SoCal’s worst heat wave of the year: What’s the timing, who will be hit hardest?

Skateboarders take a sunset cruise at the beach
Skateboarders take a sunset cruise along Alamitos Beach in Long Beach on a hot summer day.
(Allen J. Schaben / Los Angeles Times)

September is bringing searing heat across Southern California, and forecasters are predicting record-setting temperatures.

From Wednesday through Labor Day weekend, the National Weather Service predicts temperatures could reach as high as 115 degrees in some parts of Southern California. It will be the region’s longest and warmest heat wave of the year, said David Sweet, a meteorologist at the National Weather Service in Oxnard. The conditions are expected to last through Monday, though “we don’t see an end to it right now,” Sweet said.

Here’s what you need to know.

Experts remind Southern California residents to stay hydrated, stay out of the direct sun and shelter in air conditioned buildings, if possible.

Aug. 30, 2022

Timing and Conditions

An excessive heat watch is in effect from 11 a.m. Wednesday to 8 p.m. Monday across much of Southern California, including Los Angeles County, Ventura County and the southern Santa Barbara County coast.


For Riverside, Orange and San Bernardino counties, the warning takes effect at 10 a.m. Tuesday and lasts through 8 p.m. Monday.

Sweet said the valleys, mountains, foothills and deserts will bear the brunt of the heat across L.A. and Ventura counties. From Wednesday through Monday, any one of those days, temperatures could reach as high as 115 degrees.

An excessive heat watch is in place for much of Southern California this week. Keep yourself, your kids and your pets safe during hot temperatures with these tips.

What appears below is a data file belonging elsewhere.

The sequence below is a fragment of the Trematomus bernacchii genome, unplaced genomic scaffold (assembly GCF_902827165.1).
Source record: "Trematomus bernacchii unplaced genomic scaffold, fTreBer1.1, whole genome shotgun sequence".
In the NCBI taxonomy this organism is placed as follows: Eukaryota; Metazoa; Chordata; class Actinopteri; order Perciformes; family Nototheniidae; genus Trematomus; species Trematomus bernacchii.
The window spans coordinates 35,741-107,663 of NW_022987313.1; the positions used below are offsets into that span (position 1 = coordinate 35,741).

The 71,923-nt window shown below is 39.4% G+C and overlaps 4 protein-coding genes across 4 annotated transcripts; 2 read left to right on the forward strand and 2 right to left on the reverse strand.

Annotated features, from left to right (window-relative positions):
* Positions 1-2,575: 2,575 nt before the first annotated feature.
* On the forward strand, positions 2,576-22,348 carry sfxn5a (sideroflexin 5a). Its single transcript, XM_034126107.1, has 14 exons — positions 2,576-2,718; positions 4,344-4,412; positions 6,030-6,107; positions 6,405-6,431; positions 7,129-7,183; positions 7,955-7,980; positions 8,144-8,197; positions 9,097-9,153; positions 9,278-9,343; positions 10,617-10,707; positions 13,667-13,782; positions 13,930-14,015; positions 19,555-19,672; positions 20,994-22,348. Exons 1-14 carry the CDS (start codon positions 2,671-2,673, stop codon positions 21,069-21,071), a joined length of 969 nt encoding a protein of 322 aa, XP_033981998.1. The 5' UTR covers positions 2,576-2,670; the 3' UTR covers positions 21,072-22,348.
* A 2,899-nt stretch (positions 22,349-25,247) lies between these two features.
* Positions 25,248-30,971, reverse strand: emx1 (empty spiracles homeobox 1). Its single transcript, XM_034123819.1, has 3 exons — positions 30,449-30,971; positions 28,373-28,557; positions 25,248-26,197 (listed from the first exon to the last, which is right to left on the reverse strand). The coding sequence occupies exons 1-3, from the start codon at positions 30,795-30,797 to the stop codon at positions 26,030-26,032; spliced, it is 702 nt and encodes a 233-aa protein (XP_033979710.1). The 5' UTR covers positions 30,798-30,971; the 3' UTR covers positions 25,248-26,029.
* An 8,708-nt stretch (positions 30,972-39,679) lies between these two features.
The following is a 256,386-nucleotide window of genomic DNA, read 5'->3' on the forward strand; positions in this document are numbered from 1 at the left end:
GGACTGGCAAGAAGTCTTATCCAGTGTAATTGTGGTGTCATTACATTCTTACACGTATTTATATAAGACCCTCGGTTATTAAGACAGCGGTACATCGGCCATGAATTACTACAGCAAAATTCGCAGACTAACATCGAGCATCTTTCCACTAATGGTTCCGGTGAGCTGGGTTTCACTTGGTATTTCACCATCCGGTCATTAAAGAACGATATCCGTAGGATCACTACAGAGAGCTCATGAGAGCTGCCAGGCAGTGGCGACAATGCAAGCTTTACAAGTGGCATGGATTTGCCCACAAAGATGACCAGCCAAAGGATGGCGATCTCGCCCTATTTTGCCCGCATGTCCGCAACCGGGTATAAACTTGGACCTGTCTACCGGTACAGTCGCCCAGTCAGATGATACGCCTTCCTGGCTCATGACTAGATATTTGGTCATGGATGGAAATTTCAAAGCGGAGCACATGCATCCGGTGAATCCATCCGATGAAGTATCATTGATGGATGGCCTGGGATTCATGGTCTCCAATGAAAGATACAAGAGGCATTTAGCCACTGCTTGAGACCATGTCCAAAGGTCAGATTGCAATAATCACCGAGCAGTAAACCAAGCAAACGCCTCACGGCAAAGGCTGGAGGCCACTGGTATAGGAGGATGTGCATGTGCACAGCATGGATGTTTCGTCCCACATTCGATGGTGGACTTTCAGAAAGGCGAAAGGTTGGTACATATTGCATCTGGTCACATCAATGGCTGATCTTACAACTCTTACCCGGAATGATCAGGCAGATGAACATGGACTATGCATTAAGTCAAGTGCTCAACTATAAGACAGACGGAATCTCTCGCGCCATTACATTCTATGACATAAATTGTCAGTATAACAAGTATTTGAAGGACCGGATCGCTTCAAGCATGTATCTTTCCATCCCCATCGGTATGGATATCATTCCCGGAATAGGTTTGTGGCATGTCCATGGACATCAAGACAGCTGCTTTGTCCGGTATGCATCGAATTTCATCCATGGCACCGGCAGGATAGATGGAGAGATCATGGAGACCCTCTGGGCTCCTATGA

Aug. 29, 2022

The hottest conditions are expected Thursday before cooling off slightly into the weekend, though conditions will still be warm, and spiking again on Sunday.

In L.A. County, temperatures could reach 105 in Woodland Hills on Thursday and surge to 110 on Sunday. Lancaster in the Antelope Valley could reach as high as 108 on Thursday and Sunday. In Santa Clarita, Newhall could reach 106 on Thursday and 108 on Sunday.

Downtown Los Angeles could see a high of 93 on Thursday, 94 on Saturday and up to 100 on Sunday.

In Ventura County, Ojai is likely to reach 105 on Thursday and 107 on Sunday, while Fillmore is forecast to reach 102 on Thursday and 106 on Sunday.


High temperatures at Los Angeles County beaches are expected to hover between the mid-80s and 90 over the next several days.

Swimming in the waters could cause illness, the L.A. County Department of Public Health said.

Aug. 29, 2022

Temperatures in San Bernardino, Orange and Riverside counties will build through Friday, rising again on Sunday and Monday, said Casey Oswant, meteorologist at the National Weather Service in San Diego.

Temperatures between 100 and 106 degrees are expected in Riverside through Friday. By the weekend, it could reach as high as 108.

In the Coachella Valley, highs will stay between 110 and 115 degrees. In the high desert, in areas such as Apple Valley and Lucerne Valley near Victorville, temperatures are likely to be between 105 and 110 degrees.

Conditions on the coast will be most severe Sunday and Monday, with highs between 85 and 90 degrees.

People will not get much relief overnight, with temperatures expected to cool only slightly, Oswant said.


Fire danger

Along with the hot temperatures, the forecast includes very low humidity. Together, that creates an elevated fire danger, said Jon Heggie, a battalion chief with the California Department of Forestry and Fire Protection. Fuel moisture, or the amount of water in potential fuel such as vegetation, is “starting to hit rock bottom” across the state, Heggie said.

He added that in parts of Southern California, the fuel moisture is below historical averages.

The high-pressure system over most of California is expected to bring record-breaking temperatures, part of a “self-perpetuating” system that is becoming more extreme as climate change worsens.

Aug. 31, 2022

“What that tells us is the fuel, the brush, is ready to burn, all it needs is the ignition,” Heggie said. “What we need to do is to eliminate the ignition as best as we can.” Heggie advised the public to be very mindful of outdoor activities.

Fire broke out Wednesday the the Grapevine and eastern San Diego County.